Although not typically discussed by most tech founders, there are a myriad of problems that technology can create. An undeniable dark side.
It’s most notably seen in the low self-esteem rates in teenagers and young adults as they see idealized versions of peers and celebrities plastered across social media sites.
But several startup founders in the Triangle believe that tech—when deployed humanely and intentionally—can help address some of the problems caused or exacerbated by tech itself. We’ll focus today on three: Durham-based The Social Institute, Durham-based Freedom, and Raleigh’s Six Wing Studios. [Editor’s Note: We have previously featured all three at the links above.]
From 2007—when social media began to rise as a cultural phenomenon—to 2018, suicide rates among those aged 10 to 24 increased nearly 60 percent, according to the CDC. And there are strong indications that social media is at least partly responsible.
One BYU study found that from 2009 to 2019, girls who used social media for at least two to three hours per day starting around 13 and then greatly increased their use over time were at a higher clinical risk for suicide as emerging adults.
“For these people who are developing and still trying to figure out their self image, they’re constantly bombarded with images of people who are living this very idealized life,” said Fred Stutzman, who is the Founder and CEO of Freedom, which offers apps to block out Internet distractions. “And that’s just not a reality for anyone.”
When it comes to mental health, social media offers an endless game of comparison, said Laura Tierney, the CEO of The Social Institute.
“Everyone’s got something going on that they are faced with and navigating in life,” Tierney said. “And social media doesn’t always show you what they are facing behind the curtain, so it’s very easy to fall into that trap.”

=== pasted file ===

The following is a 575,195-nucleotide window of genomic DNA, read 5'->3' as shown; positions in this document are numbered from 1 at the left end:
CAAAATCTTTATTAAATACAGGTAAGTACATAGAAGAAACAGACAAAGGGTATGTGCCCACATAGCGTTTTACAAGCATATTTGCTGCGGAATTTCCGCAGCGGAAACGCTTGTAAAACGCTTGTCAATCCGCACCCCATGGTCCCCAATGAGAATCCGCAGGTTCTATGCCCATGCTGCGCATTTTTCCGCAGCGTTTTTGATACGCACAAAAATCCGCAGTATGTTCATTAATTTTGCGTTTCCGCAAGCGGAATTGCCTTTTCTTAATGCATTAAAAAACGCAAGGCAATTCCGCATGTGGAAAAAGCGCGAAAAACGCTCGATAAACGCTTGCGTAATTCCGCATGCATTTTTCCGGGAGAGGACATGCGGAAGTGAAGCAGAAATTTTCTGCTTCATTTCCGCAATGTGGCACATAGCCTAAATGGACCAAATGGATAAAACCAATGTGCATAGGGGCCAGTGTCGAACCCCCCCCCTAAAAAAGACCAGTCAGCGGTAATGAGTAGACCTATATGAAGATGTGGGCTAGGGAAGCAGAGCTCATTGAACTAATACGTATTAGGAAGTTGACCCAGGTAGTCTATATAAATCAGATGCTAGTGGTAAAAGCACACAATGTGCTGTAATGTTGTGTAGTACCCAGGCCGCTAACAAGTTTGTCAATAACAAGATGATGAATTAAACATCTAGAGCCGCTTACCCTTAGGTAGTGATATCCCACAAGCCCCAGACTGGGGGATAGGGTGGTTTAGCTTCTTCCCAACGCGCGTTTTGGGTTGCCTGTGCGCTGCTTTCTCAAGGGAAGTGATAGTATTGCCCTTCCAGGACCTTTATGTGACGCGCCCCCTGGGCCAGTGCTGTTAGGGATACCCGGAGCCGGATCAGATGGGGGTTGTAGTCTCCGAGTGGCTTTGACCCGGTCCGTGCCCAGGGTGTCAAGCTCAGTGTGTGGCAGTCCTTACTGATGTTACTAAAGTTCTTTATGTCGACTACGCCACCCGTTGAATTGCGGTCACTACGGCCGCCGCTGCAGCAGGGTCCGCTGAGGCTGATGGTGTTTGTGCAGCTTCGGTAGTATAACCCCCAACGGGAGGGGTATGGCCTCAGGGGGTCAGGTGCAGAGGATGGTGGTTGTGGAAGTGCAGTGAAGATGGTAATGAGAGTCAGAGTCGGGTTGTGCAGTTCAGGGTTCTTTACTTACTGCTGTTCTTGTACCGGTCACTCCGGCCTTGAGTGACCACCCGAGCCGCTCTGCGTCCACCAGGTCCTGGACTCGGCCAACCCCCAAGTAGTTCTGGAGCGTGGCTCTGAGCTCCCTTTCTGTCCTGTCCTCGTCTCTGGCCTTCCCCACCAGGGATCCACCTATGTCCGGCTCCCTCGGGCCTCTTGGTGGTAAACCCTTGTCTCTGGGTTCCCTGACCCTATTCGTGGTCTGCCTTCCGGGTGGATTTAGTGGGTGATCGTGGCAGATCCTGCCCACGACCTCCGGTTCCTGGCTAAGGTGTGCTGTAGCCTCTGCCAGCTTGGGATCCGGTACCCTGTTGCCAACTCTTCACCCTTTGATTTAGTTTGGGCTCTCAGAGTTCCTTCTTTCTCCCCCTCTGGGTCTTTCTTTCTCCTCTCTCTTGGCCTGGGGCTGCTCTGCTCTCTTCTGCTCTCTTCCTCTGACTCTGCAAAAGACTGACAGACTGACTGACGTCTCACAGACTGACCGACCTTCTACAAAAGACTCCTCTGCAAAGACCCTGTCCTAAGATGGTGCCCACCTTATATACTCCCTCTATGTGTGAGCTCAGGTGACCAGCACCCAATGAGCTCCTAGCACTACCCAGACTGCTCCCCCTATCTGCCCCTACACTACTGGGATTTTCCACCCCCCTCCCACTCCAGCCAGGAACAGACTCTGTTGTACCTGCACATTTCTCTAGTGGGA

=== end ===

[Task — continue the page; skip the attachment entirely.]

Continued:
The unhealthy comparisons that teens and adults often face while seeing filtered versions of others is not the only thing hiking anxiety and depression levels. The monetization model of social media companies, by design, rewards features that cause addiction and brain inflammation, said Gabe Pappalardo, the CEO and Founder of the video game startup Six Wing Studios.
“It’s all in the direction of fear—just anxiety, anxiety, anxiety,” Pappalardo said. “Unfortunately, it’s because the social media platforms run on ads, and because the metric of ads is engagement, and because the most engaging stuff is the most fear-inducing stuff. It just puts a profit incentive on driving anxiety.”
As Pappalardo said, negative political ads will always perform better from a data perspective than positive ones. News headlines have become more sensationalized, and the top-performing content are typically the posts that trigger a primal fear reaction in humans. And nothing in the social media algorithms rewards telling the truth, Pappalardo added.
For these founders, that calls for harnessing the power of tech to battle the ills it can create if misdirected or left unchecked.
Like many entrepreneurs, Tierney created her startup because she had lived the problem it attempts to solve. When she got her first smartphone as a teenager, so many adults in her life warned her of how tech and social media would destroy her generation’s health, happiness and future success. Even when she graduated from Duke University, she still felt she hadn’t received positive training on how to use social media productively.
The Social Institute, which she founded in 2016, was her answer to this longstanding question. Offering an interactive learning platform, called #WinAtSocial, The Social Institute now helps more than 100,000 students at schools across the country navigate social media positively, without the constant comparison pitfalls.